So, now that you know I used to be in that camp, allow me to advocate for the other side of the argument.
I think participation grades are inherently a bad idea.
I am a very traditional language student who learned from a very traditional system both in high school and college. I say this in order to establish a "control" of sorts. Granted, I was more motivated to learn a language because I enjoyed it, but being from that background allows me to have a closer perspective to what our typical, middle of the road language students and how they feel in the language learning environment.
Many of our students, and I mean many, still operate from the mindset that we all have areas of academic talent. Even if we don't hear them say it, our students and their parents still believe in the "math person" or "English person" - the different types of learners that we all thought we were.
I recently watched the Gael Garcia Bernal movie, No, about the ad man who created the "no" campaign against Pinochet in Chile during the 80's. I know right now you are probably thinking, "What the heck does that have to do with anything, Amy?" But, just hang with me for a moment. In the movie, Gael plays the part of the ad man who defies all of Pinochet's opposing parties with a political campaign based on the simple premise of happiness. He realized that the people of Chile would not be motivated to risk their lives voting in the election through uncensored looks at police brutality, executions, and the mothers and grandmothers of the disappeared marching or dancing in protest. He knew that those images and emotions would only confirm Chilean's deepest fears and keep them from the voting booths. Our participation systems are kinda like that.
Instead he and his team had a soda pop style jingle written, a logo framed by a giant rainbow and created and Laugh In type bits taped to make his people laugh in the face of fear and even forget that they were once afraid to vote. Even more, he realized that Pinochet's regime would have no viable way to discredit happiness, because what is better than that?
What we think we are doing is designing incentives to lure students out of their comfort zones and encouraging them to use the target language because we believe that all of our students will respond to our dangling points, stickers, play money they can use in our "class store" to by foods of little nutritional value in their face, right? All we are really doing is using fear of grade to manipulate them into performing by choice, when the reality is that we are still forcing them to do something they don't believe they can. That's no choice at all.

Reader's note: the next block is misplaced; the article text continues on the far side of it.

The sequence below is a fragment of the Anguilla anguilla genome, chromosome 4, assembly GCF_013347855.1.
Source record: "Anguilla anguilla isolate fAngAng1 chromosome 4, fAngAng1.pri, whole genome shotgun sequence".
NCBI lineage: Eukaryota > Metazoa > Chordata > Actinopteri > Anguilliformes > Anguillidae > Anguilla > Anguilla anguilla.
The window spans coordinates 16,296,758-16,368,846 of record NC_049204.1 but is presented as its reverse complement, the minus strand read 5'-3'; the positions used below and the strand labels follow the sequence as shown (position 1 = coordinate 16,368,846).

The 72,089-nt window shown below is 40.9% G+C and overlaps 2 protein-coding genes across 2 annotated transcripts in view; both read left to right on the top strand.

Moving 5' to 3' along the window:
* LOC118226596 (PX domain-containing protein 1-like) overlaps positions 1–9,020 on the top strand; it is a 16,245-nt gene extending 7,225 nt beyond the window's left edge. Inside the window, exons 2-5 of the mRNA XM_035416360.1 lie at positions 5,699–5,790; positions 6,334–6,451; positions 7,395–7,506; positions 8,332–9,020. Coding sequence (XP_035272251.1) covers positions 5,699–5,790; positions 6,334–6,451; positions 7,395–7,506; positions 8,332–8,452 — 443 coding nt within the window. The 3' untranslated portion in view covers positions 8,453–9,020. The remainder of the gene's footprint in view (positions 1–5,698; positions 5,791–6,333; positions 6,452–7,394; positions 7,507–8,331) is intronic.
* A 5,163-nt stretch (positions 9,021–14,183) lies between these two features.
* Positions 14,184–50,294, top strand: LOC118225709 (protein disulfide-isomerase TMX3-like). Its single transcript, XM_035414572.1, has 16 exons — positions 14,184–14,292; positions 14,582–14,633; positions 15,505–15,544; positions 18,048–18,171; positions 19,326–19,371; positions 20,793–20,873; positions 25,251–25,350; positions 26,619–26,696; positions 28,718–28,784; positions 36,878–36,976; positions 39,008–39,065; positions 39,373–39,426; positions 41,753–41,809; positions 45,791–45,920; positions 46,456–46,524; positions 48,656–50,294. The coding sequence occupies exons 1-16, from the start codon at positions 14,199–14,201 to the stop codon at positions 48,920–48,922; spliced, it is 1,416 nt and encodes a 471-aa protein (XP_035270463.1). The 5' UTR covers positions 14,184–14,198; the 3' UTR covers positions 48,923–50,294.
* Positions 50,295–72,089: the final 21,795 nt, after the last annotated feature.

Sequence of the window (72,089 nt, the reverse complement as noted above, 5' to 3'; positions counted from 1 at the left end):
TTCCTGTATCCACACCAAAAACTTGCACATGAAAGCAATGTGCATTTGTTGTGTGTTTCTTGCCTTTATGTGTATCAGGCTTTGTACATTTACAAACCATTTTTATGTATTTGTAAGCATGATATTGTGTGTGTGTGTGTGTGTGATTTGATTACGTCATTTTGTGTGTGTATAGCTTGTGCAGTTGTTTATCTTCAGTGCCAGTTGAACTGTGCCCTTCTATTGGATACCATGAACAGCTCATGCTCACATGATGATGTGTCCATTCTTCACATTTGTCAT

Having used all kinds of participation schemes in hopes of luring my students into speaking the language I have come to the realization that really none of them work. And trust me, I have tried it all.
The truth is that we have to stop trying to convince them they can learn languages.
Heresy, I know! Rather, we just make it happen!
The way I see it there are several reasons why students don't use the target language in our classes 90-100% of the time on their own.
- They don't believe they can really learn another language.
- They don't want to learn another language.
- They have no ideas what the benefits of language learning are.
- They have cultural biases and/or prejudices that are getting in the way.
- They don't see themselves using the language for any real purpose in the future.
The solution is simple: we just stop pointing the spotlight at those fears and excuses.
1. We design tasks that seem doable in our students' eyes.
2. We BETTER scaffold those tasks.
3. We minimize the down time.
Maybe the problem is that our lessons feel too much like school lessons. What we should strive for is making our lessons feel more like dinner conversation with the family or chatting with their friends before school or even the conversations they have walking out of the movie theater after seeing a movie with friends.
What if we replace the "bell ringer" or "warm up" by opening up a line of conversation with a statement, question or stimulus of some sort? Just elicit a response and require the target language in response.
What if we employ authentic resources to encourage conversation in the same way we do on Twitter or Facebook? Post something that lures an emotional response from them.
What if we take control of the down time in our daily agenda by using the different modes of communication for the purpose of scaffolding their interactions with us and each other. We always think of the communication modes as the performance, but what if they are the the preparation for the performance, too? Then our lessons are no longer disjointed lists of "activities," but fully integrated learning experiences that mimic real life interactions.
Sometimes we are so busy getting them to look at the trees that they forget to enjoy the afternoon in the forest.
Happy Coaching, Friends!